Horror in the golf world: “I feel cheated”

HAfter a completely unexpected alliance between the PGA Tour and the DP World Tour and the LIV Tour, who were previously enemies and funded from Saudi Arabia, many golf professionals are horrified and do not understand. Rory McIlroy and Tiger Woods, until recently two of the most prominent defenders in the old world of golf and the PGA Tour, didn’t comment on Tuesday at first, while others didn’t contain their frustration and anger. PGA boss Jay Monahan had to be insulted as a hypocrite at a meeting with players on the sidelines of the Canadian Open in Toronto, as reported by the American media, citing the participants.

“I feel betrayed and (…) won’t be able to trust anyone in PGA corporate for a very long time,” Wesley Bryan tweeted. Byung Hong Ahn wrote, “I suspect the LIV teams were having trouble finding sponsors and the PGA Tour couldn’t turn down the money. Both tours are win-win, but this is a big loss for everyone who has defended the tour for the past two years.”

Players will find out about it on the Internet

Even before golf tours announced the completely unexpected “groundbreaking golf standardization agreement” in a statement Tuesday, many players learned of the turn of events online and reacted with annoyance. “I love finding the morning news on Twitter,” wrote two-time Major winner Collin Morikawa. Michael Kim said: “Very curious how many people knew about this deal. About 5-7 people? It’s a player-run organization, right?”

Saudi Arabia’s Sovereign Wealth Fund (PIF), which previously participated in the LIV Tour, is now also a shareholder in the new joint venture, according to the announcement. “After two years of excitement and confusion, this is a historic day for the game we all know and love,” said Monahan, head of the PGA Tour. “This will usher in a new era in global golf – for the better,” said Phil Mickleson positively, who has been criticized more than anyone for moving to the LIV Tour. “Great day today,” he wrote.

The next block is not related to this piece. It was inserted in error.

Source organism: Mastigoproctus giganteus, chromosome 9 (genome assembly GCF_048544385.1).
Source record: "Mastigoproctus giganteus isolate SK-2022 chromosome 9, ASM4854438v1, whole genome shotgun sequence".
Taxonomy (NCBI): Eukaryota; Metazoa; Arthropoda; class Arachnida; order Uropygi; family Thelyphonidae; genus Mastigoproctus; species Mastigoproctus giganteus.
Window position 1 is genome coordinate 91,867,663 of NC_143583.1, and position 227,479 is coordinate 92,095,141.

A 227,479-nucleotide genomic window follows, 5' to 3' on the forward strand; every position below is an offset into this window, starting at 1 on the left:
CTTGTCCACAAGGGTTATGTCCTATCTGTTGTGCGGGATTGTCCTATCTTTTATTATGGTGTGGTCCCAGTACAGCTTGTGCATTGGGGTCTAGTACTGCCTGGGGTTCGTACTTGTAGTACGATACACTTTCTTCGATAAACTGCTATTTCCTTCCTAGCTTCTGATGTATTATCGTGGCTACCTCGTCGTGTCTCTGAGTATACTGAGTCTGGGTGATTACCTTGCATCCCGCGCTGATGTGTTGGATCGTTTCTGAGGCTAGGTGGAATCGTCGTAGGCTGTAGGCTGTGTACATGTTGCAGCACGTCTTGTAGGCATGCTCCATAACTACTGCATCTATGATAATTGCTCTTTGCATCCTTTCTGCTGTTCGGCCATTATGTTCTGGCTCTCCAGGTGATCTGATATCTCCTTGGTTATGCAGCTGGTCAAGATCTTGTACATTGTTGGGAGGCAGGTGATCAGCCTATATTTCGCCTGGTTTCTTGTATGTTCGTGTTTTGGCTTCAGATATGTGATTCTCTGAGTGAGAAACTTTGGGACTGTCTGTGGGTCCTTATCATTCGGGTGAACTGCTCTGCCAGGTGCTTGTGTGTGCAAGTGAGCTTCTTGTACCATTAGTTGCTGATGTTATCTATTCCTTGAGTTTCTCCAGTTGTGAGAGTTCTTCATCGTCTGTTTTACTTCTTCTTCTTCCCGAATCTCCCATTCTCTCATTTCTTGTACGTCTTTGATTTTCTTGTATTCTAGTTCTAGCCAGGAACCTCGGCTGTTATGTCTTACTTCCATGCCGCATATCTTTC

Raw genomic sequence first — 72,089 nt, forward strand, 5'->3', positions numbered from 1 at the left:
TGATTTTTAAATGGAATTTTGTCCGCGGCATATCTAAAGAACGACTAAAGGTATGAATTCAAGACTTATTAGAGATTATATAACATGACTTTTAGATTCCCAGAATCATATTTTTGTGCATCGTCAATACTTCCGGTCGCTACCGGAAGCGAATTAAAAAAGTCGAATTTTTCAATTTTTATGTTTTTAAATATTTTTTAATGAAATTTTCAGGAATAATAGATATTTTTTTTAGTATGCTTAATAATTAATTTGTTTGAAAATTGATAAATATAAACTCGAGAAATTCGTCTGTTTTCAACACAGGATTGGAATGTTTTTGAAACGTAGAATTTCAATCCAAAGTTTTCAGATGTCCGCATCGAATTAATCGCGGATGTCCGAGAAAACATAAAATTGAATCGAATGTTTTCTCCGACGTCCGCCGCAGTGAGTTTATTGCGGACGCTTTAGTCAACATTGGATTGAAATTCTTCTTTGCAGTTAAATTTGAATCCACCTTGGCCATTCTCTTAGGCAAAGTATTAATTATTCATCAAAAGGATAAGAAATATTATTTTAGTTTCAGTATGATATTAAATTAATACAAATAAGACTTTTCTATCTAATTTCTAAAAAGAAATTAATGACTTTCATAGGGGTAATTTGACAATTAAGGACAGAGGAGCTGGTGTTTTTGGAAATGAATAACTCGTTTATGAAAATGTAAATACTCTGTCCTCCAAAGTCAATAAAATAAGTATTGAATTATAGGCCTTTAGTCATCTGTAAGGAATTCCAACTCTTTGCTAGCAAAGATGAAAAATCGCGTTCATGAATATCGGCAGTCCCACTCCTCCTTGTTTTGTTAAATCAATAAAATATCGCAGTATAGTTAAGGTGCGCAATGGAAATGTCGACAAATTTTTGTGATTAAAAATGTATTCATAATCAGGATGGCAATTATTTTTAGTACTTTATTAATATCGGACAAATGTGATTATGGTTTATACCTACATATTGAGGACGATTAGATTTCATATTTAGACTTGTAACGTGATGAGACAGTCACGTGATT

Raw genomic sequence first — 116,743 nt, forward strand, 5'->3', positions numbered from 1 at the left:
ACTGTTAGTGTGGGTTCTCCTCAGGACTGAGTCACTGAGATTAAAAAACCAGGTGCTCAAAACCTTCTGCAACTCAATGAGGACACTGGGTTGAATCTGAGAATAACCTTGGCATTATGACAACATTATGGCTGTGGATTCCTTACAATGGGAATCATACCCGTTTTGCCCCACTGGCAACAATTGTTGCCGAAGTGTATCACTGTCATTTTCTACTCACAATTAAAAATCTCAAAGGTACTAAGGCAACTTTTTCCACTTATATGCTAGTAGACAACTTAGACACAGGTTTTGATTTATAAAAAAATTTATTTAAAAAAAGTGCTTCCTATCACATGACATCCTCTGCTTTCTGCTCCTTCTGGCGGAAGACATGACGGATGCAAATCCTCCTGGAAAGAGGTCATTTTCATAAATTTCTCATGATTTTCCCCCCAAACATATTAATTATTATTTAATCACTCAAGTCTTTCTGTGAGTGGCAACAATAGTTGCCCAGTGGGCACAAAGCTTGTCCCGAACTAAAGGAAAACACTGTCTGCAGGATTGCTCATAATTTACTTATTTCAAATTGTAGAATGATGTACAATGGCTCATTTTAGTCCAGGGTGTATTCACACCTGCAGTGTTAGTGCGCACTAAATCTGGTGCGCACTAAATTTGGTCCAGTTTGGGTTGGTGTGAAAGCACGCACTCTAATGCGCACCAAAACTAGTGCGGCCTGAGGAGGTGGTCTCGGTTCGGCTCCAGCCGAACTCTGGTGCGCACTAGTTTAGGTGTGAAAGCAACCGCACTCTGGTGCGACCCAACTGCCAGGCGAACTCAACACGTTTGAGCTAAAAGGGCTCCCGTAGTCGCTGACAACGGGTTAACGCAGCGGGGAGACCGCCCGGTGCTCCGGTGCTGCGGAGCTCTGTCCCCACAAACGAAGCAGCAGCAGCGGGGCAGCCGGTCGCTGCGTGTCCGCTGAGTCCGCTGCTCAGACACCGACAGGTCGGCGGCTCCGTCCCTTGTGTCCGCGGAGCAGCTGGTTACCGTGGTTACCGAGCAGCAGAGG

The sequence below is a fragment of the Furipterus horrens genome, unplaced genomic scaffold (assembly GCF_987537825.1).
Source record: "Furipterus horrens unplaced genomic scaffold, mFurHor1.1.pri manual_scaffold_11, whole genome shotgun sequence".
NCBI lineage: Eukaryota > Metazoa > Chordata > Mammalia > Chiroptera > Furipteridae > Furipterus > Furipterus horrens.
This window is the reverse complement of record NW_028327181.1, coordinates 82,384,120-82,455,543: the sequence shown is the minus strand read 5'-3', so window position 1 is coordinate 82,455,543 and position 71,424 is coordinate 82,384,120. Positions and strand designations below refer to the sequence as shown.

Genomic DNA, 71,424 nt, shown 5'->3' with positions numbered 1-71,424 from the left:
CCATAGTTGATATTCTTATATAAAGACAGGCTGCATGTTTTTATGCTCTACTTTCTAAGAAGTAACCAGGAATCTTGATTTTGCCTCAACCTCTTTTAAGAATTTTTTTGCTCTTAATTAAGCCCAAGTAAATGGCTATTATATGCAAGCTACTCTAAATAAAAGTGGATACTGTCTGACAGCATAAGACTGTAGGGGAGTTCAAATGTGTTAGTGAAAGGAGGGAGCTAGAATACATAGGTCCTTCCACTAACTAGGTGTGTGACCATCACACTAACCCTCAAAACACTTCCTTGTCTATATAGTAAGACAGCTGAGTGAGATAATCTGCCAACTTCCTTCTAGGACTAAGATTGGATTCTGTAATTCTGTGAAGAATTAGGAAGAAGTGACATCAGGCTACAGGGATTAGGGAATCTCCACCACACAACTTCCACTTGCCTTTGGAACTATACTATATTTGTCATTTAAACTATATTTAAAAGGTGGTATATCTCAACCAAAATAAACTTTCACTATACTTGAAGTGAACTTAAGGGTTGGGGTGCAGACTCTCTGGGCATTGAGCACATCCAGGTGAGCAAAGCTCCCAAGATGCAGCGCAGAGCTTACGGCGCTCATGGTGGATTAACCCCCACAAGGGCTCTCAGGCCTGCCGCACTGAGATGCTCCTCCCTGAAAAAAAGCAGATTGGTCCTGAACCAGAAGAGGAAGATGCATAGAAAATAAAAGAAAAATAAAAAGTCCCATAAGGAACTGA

With an agreement to work together in the future, all outstanding legal disputes between the parties involved have been terminated by mutual agreement. In addition, after the 2023 season, opportunities should be created for the return of players from the LIV Tour to the PGA Tour or DP World Tour.

The LIV tournaments have been criticized since their debut in June 2022 due to the millions of investments made by Saudi Arabia. The backstory is that a country that has been criticized for human rights violations is trying to improve its image with lucrative sporting events. Many top golfers followed the call of the money and switched to competing series, including Germany’s Martin Kaimer. Now the Saudi state fund PIF (Public Investment Fund) is part of a new company that is supposed to consolidate the tour business. The name of the new organization, which also aims to further promote the team format introduced by the LIV Tour, has yet to be announced.

Families of 9/11 victims criticize deal

Meanwhile, the families of the victims and survivors of the September 11, 2001 attacks have been highly critical of the deal between the American PGA Tour and the Saudi LIV golf series. In a 9/11 statement, Families United denounced the “hypocrisy and greed” of the PGA leadership.

The statement said those affected were “shocked and deeply offended” by the announced merger. “Saudi agents played a role in the 9/11 attacks and are now funding all professional golf.”

The PGA and its commissioner, Jay Monahan, appear to have “become Saudi puppets,” said Terry Strada, head of the 9/11 organization. To do this, “it will take billions of dollars to clean up Saudi Arabia’s reputation so that Americans and the world will forget how the kingdom spent its billions of dollars before 9/11 on financing terrorism.”

Source: Frantfurter Allgemeine

Get in Touch


Please enter your comment!
Please enter your name here

Related Articles

Latest Posts